CSUN students had the chance to experience the effects and consequences of alcohol abuse Tuesday during Get The Matador Buzz, an event that included the Save A Life Tour drunk-driving simulator.
The simulator, an interactive tool that cost $2.5 million to build, is shaped like the interior of a car and allows students to navigate roads on a large computerized screen as the device mimics the effects that alcohol consumption has on driving ability.
Brian Beldyga, co-founder of the Save A Life Tour, spoke about how alcohol impairs driving ability as students took turns behind the wheel.
“After just one beer your brain starts to shut down,” said Beldyga. “When the brain starts to shut down you start to lose capabilities such as multitasking and your peripherals can shrink up to 10 percent.”
The Save A Life Tour simulator travels to campuses across the U.S., giving sober participants the opportunity to see and feel the effects of drunk driving.
“I just tried to focus and do everything right,” said Ronald Weatherspoon, a senior majoring in communications. “It’s a good eye-opener.”
The event was held at the Northridge Center and was sponsored by the Klotz Student Health Center, the Athletics Department, the University Student Union, the Office of Traffic Safety and the Department of Public Safety. The room was divided into stations, giving students the opportunity to gather information from different organizations.
Daniel Foster, crime prevention coordinator for the Department of Public Safety at CSUN, used Fatal Vision goggles, which is another interactive device, to demonstrate the effects of alcohol on the body.
After placing the goggles over the eyes, the wearer’s vision becomes blurred, making it difficult to walk a straight line or perform simple tasks.
“Everything was a little fuzzy and my feet felt like they were going to the side,” said Bobbie Patton, a senior majoring in kinesiology. “It made it hard to balance.”
As students took turns wearing the goggles, Foster spoke about the legal consequences of driving drunk and handed out information on different programs provided by the Department of Public Safety.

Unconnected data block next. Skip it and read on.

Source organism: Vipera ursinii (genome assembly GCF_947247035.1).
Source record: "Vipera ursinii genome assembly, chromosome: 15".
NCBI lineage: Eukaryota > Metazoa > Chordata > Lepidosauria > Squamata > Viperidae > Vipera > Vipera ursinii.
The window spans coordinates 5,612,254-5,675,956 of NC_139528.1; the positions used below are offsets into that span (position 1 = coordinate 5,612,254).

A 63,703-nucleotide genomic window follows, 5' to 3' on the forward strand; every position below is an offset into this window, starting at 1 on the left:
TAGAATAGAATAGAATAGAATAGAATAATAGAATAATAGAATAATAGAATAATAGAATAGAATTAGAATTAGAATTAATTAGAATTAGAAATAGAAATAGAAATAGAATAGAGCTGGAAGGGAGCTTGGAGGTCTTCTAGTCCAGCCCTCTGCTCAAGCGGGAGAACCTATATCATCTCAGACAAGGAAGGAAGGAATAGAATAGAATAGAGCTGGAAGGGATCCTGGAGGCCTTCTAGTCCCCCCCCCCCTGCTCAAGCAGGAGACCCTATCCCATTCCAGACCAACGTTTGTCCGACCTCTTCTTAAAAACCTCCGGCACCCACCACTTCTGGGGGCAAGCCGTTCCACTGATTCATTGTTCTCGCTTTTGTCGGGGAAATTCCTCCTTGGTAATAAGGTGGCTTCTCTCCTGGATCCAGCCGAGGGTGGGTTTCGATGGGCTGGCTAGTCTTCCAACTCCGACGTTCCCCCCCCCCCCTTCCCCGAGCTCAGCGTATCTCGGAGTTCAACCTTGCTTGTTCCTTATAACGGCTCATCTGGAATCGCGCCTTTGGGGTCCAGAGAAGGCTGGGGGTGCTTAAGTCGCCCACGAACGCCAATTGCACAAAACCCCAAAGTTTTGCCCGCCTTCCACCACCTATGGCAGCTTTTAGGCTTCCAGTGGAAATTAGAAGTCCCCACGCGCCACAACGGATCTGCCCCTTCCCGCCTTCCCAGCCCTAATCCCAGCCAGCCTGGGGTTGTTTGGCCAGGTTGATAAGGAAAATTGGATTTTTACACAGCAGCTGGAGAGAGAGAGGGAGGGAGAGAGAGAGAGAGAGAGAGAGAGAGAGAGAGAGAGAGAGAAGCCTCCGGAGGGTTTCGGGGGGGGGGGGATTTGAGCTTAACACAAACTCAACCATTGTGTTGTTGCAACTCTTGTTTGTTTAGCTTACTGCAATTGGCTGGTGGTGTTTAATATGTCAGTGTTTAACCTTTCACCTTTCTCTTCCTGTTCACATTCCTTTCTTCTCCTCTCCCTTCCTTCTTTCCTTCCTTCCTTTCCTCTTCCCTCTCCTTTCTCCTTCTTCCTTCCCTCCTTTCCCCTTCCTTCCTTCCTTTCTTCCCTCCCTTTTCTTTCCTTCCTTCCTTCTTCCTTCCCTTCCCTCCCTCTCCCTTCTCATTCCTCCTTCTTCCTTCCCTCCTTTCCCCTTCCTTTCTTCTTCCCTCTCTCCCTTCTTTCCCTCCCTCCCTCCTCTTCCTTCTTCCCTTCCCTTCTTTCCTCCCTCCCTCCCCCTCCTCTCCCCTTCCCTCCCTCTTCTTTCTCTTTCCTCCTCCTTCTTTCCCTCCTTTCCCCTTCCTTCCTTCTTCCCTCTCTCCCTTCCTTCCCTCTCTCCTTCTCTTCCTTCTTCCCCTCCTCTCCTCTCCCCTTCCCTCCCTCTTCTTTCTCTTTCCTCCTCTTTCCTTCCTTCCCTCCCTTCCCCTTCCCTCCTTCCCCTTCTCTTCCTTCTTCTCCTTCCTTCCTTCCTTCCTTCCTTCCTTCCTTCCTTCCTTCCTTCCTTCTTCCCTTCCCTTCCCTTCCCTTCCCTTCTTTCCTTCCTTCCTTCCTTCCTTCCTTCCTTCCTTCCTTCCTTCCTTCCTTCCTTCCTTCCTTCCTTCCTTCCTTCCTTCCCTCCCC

“There’s zero tolerance for driving under the influence of alcohol,” said Foster. “Basically the lesson is, you don’t drink and drive and you don’t get in the car with anybody else who’s had a drink.”
Along with the interactive tools, games and activities were organized to test student’s knowledge of alcohol related issues. Janis Martin, CSUN’s wellness coach, staged role-playing activities emphasizing strategies in dealing with problems that may arise due to alcohol abuse.
As volunteers acted out what to do when a friend passes out from drinking, Martin asked questions of the students who had gathered and gave advice on how to handle the situation.
“Hundreds of students a year are dying on college campuses of alcohol poisoning and we’re taught in society to leave someone to sleep it off, ” said Martin. “Never leave someone to sleep it off, unless you’re absolutely certain they’ll wake up the next day.”
Video screens depicting footage of drunk driving accidents and booths by registered dietitians, peer nutrition counselors and Mothers Against Drunk Driving rounded out the event.
Students had the opportunity to win food and prizes by going to each station and participating in trivia games like Alcohol Jeopardy, and the abundance of fliers and fact sheets made certain that every possible question was answered. The simulation devices garnered the most attention, however.
“I was sober and pretending to be drunk, and it was still really hard,” said Stephanie Ralls, a sophomore majoring in biology.
Upon being asked what she learned at the event, Ralls replied, “how difficult it is to drive drunk,” a message that the event organizers hope will reach all students.